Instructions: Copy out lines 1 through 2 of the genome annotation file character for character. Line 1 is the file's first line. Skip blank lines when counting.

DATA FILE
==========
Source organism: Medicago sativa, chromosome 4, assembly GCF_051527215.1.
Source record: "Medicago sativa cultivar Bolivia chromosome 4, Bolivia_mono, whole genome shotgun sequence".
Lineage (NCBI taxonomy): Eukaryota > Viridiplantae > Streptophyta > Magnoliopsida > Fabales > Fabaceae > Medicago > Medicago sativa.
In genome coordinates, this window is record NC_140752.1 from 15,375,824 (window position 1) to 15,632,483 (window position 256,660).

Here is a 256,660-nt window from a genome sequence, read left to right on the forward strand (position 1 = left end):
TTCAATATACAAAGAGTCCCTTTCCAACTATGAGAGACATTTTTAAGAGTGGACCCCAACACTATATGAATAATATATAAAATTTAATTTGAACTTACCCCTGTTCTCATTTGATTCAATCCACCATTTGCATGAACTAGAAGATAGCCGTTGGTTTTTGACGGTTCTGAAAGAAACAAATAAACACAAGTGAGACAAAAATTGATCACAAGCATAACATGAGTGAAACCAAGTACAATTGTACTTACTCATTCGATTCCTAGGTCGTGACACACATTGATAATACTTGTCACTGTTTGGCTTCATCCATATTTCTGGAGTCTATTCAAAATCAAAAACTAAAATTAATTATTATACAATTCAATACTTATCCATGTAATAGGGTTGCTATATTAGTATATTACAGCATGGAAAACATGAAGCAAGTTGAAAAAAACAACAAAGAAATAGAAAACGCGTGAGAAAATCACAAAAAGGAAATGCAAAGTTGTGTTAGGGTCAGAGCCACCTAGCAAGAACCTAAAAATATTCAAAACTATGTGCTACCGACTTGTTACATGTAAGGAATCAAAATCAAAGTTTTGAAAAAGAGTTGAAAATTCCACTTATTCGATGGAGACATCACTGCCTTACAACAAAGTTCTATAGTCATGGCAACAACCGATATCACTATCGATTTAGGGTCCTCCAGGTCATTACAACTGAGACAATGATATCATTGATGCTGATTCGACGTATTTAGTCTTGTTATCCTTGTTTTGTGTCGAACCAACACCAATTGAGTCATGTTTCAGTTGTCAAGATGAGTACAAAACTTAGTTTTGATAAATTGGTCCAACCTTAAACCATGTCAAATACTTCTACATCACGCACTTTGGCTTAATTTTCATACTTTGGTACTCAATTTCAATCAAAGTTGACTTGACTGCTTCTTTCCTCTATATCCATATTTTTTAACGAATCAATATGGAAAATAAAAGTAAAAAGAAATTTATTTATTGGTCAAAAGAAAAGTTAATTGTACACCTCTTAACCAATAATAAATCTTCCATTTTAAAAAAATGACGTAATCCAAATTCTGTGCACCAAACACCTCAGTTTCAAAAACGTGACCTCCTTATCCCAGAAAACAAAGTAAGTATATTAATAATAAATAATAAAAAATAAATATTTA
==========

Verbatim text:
Source organism: Medicago sativa, chromosome 4, assembly GCF_051527215.1.
Source record: "Medicago sativa cultivar Bolivia chromosome 4, Bolivia_mono, whole genome shotgun sequence".